In 1437, Sir John Graystock, knight, died seised of the advowson and patronage of Neasham Priory. (fn. 48)

In July, 1504, the little village of Neasham was roused from its wonted quiet by a visit from Princess Margaret on her bridal journey to Scotland. On the outskirts of the village she was met by Sir Robert Bowes and Sir William Hilton, with a fair company of horsemen, well appointed, and at the gate of the convent she was received by the prioress and her nuns, one of whom bore the Cross. We are not told that the princess entered the priory, but she drew rein, and the bishop gave her the Cross to kiss. (fn. 49)

At the time of the Valor Ecclesiasticus, the convent held lands, houses, or rents in Neasham, Hurworth, Little Burdon, Shildon, (fn. 50) Washington, Hutton, Bishop Auckland, Bishopton, Long Newton, Coniscliffe, Darlington, Hyndale, Windlestone, Sadberge, and Gateshead, (fn. 51) in the county of Durham; and in Yarm, Skelton, and Ellingstring, in the county of York. (fn. 52)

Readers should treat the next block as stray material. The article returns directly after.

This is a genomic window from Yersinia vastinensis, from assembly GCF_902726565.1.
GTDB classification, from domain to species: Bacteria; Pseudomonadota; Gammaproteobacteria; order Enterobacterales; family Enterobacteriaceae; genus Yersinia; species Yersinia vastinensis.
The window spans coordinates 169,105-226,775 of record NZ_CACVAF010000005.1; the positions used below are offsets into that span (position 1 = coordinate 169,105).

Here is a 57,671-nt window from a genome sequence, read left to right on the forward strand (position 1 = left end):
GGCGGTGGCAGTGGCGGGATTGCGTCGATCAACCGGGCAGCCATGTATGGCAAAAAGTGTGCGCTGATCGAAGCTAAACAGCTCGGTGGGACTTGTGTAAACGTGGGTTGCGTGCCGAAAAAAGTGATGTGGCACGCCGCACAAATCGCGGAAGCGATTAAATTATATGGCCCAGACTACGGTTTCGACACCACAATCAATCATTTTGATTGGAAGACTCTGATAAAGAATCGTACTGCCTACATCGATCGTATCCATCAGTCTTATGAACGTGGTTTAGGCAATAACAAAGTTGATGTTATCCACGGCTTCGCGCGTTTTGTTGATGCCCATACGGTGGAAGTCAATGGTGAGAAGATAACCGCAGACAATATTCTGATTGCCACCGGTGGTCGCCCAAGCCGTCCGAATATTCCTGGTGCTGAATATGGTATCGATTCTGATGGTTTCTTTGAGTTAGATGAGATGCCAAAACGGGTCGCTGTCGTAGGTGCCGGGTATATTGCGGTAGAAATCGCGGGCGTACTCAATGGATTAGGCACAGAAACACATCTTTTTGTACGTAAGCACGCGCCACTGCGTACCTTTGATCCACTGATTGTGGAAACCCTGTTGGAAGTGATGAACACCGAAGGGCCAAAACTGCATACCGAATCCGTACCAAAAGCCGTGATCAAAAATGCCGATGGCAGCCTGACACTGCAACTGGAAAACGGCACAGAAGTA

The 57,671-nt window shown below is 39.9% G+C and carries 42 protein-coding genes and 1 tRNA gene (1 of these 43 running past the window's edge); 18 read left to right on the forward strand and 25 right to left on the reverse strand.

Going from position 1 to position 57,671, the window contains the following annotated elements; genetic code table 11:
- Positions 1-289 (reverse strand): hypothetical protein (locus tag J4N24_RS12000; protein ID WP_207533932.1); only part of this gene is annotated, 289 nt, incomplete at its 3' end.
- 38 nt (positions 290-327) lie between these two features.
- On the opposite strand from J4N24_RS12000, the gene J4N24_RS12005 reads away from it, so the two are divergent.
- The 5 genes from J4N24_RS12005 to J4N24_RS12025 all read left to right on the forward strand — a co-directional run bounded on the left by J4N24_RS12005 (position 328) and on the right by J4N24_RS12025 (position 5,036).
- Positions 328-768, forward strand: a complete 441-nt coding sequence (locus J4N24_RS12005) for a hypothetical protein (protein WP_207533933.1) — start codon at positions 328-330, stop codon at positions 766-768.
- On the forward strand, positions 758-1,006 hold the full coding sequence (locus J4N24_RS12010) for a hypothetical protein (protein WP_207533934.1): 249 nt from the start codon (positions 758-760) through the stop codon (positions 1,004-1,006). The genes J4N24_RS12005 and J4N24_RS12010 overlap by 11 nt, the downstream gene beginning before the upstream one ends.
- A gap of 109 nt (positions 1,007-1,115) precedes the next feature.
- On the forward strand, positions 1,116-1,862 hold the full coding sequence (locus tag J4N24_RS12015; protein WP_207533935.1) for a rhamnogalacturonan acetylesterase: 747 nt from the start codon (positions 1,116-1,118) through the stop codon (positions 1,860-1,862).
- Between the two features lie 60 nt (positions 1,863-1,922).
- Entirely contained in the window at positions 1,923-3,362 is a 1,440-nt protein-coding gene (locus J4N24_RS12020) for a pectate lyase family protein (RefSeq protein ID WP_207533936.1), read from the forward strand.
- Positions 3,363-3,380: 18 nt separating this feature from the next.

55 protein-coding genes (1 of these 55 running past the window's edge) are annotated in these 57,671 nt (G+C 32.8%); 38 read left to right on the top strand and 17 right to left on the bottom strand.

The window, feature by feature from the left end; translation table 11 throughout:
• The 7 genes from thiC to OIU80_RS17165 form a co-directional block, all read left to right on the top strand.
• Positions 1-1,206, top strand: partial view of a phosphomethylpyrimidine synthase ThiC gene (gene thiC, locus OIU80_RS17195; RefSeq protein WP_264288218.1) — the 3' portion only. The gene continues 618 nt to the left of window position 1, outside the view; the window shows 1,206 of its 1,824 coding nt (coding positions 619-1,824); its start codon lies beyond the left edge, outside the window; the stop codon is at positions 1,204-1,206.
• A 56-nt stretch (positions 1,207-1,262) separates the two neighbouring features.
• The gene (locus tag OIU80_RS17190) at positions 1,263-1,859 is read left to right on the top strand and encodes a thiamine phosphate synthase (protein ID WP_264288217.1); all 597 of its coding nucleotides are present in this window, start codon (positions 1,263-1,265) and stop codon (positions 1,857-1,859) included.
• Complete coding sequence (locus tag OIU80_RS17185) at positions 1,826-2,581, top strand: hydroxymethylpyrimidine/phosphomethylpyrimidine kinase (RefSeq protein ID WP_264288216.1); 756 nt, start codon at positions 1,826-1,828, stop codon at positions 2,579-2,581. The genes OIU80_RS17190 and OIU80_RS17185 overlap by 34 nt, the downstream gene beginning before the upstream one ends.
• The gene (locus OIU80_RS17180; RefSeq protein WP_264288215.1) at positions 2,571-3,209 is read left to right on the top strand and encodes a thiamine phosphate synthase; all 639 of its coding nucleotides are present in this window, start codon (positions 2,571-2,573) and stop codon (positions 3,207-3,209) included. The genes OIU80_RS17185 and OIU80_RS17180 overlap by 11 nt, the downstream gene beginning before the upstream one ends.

By letters patent under the Great Seal, reciting the Act of 21 Henry VIII, the king in July, 1537, exempted the priory of Neasham from that Act, and provided for 'Jane Lawson, prioress of the Order of St. Benet,' to be prioress of the house. (fn. 53) This lady, possibly foreseeing the coming storm, (fn. 54) at once granted a lease of the possessions of the priory in Neasham to her brother, James Lawson, a merchant of Newcastle, under a rent of £2. (fn. 55) On 29 December, 1540, she surrendered the priory into the king's hands; (fn. 56) and the house, site, church, bell-tower, and cemetery were granted to James Lawson for a consideration of £227 5s. (fn. 57) No imputation seems to have been thrown on the character of the inmates. (fn. 58)

The following pensions occur in the pension roll of 2 & 3 Philip and Mary:—Jane Lawson, £6 per annum; Elizabeth Harper, Margaret Trollope, Jane Lownke, Barbara Midleton, and Elizabeth Hugill, £1 6s. 8d. each; and Margaret Dawson, £1. (fn. 59)

Jane Lawson survived the dissolution of her house some seventeen years. Her will is dated at Neasham, (fn. 60) where it seems probable that she lived on in the old conventual buildings, (fn. 61) possibly as tenant to her brother. She was a practical and successful farmer, and her inventory includes land at Neasham and elsewhere, live-stock, and a quantity of corn, standing and in the barn. In June, 1557, four of her former nuns were still living; to each of them she left 6s. 8d., and 1s. to each of her 'god-bairns' in Hurworth, besides other substantial legacies. She died before 16 July, 1557. (fn. 62)